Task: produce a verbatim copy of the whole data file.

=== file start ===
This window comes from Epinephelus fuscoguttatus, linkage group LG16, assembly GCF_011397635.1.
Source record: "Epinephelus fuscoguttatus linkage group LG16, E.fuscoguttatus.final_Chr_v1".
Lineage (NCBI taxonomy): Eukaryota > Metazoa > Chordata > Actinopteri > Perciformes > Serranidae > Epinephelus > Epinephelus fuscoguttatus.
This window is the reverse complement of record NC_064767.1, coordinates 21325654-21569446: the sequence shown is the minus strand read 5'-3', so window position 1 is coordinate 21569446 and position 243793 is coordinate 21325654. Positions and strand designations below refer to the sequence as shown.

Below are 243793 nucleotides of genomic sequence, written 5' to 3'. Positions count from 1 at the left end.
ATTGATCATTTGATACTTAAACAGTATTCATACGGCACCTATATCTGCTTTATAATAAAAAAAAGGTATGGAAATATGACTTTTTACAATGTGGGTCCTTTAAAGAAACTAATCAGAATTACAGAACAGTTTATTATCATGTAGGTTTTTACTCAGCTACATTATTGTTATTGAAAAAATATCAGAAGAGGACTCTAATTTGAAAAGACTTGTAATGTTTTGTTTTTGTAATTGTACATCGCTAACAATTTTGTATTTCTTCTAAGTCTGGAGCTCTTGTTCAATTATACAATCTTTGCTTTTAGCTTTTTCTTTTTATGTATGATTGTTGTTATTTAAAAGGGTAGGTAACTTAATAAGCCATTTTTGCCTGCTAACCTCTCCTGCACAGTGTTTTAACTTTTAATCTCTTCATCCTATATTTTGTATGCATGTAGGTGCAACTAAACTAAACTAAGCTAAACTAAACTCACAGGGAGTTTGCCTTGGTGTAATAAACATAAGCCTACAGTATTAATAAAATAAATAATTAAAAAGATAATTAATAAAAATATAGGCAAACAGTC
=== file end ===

This window comes from Epinephelus fuscoguttatus, linkage group LG16, assembly GCF_011397635.1.
Source record: "Epinephelus fuscoguttatus linkage group LG16, E.fuscoguttatus.final_Chr_v1".
Lineage (NCBI taxonomy): Eukaryota > Metazoa > Chordata > Actinopteri > Perciformes > Serranidae > Epinephelus > Epinephelus fuscoguttatus.
This window is the reverse complement of record NC_064767.1, coordinates 21325654-21569446: the sequence shown is the minus strand read 5'-3', so window position 1 is coordinate 21569446 and position 243793 is coordinate 21325654. Positions and strand designations below refer to the sequence as shown.

Below are 243793 nucleotides of genomic sequence, written 5' to 3'. Positions count from 1 at the left end.
ATTGATCATTTGATACTTAAACAGTATTCATACGGCACCTATATCTGCTTTATAATAAAAAAAAGGTATGGAAATATGACTTTTTACAATGTGGGTCCTTTAAAGAAACTAATCAGAATTACAGAACAGTTTATTATCATGTAGGTTTTTACTCAGCTACATTATTGTTATTGAAAAAATATCAGAAGAGGACTCTAATTTGAAAAGACTTGTAATGTTTTGTTTTTGTAATTGTACATCGCTAACAATTTTGTATTTCTTCTAAGTCTGGAGCTCTTGTTCAATTATACAATCTTTGCTTTTAGCTTTTTCTTTTTATGTATGATTGTTGTTATTTAAAAGGGTAGGTAACTTAATAAGCCATTTTTGCCTGCTAACCTCTCCTGCACAGTGTTTTAACTTTTAATCTCTTCATCCTATATTTTGTATGCATGTAGGTGCAACTAAACTAAACTAAGCTAAACTAAACTCACAGGGAGTTTGCCTTGGTGTAATAAACATAAGCCTACAGTATTAATAAAATAAATAATTAAAAAGATAATTAATAAAAATATAGGCAAACAGTC